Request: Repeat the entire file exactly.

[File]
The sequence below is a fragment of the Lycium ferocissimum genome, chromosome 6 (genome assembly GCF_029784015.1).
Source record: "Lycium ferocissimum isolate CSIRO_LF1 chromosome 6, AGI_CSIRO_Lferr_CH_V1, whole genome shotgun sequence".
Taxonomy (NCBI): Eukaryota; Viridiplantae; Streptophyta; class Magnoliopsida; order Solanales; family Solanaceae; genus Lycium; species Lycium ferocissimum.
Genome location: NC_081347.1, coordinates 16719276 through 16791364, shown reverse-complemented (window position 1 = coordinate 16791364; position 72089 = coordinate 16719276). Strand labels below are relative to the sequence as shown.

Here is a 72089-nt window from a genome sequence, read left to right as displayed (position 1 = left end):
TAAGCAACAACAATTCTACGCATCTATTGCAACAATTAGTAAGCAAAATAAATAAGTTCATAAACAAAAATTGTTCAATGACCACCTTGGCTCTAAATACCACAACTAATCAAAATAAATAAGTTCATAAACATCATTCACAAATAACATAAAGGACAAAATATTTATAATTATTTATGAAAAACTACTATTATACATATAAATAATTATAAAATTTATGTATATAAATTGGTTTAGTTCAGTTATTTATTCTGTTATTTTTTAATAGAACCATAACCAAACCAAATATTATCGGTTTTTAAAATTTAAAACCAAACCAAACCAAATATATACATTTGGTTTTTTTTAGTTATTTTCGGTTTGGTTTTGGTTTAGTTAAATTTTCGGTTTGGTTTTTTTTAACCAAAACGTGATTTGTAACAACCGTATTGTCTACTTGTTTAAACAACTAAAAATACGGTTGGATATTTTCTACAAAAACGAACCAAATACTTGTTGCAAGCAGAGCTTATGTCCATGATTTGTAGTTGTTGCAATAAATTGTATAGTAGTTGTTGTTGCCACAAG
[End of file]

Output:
The sequence below is a fragment of the Lycium ferocissimum genome, chromosome 6 (genome assembly GCF_029784015.1).
Source record: "Lycium ferocissimum isolate CSIRO_LF1 chromosome 6, AGI_CSIRO_Lferr_CH_V1, whole genome shotgun sequence".
Taxonomy (NCBI): Eukaryota; Viridiplantae; Streptophyta; class Magnoliopsida; order Solanales; family Solanaceae; genus Lycium; species Lycium ferocissimum.
Genome location: NC_081347.1, coordinates 16719276 through 16791364, shown reverse-complemented (window position 1 = coordinate 16791364; position 72089 = coordinate 16719276). Strand labels below are relative to the sequence as shown.

Here is a 72089-nt window from a genome sequence, read left to right as displayed (position 1 = left end):
TAAGCAACAACAATTCTACGCATCTATTGCAACAATTAGTAAGCAAAATAAATAAGTTCATAAACAAAAATTGTTCAATGACCACCTTGGCTCTAAATACCACAACTAATCAAAATAAATAAGTTCATAAACATCATTCACAAATAACATAAAGGACAAAATATTTATAATTATTTATGAAAAACTACTATTATACATATAAATAATTATAAAATTTATGTATATAAATTGGTTTAGTTCAGTTATTTATTCTGTTATTTTTTAATAGAACCATAACCAAACCAAATATTATCGGTTTTTAAAATTTAAAACCAAACCAAACCAAATATATACATTTGGTTTTTTTTAGTTATTTTCGGTTTGGTTTTGGTTTAGTTAAATTTTCGGTTTGGTTTTTTTTAACCAAAACGTGATTTGTAACAACCGTATTGTCTACTTGTTTAAACAACTAAAAATACGGTTGGATATTTTCTACAAAAACGAACCAAATACTTGTTGCAAGCAGAGCTTATGTCCATGATTTGTAGTTGTTGCAATAAATTGTATAGTAGTTGTTGTTGCCACAAG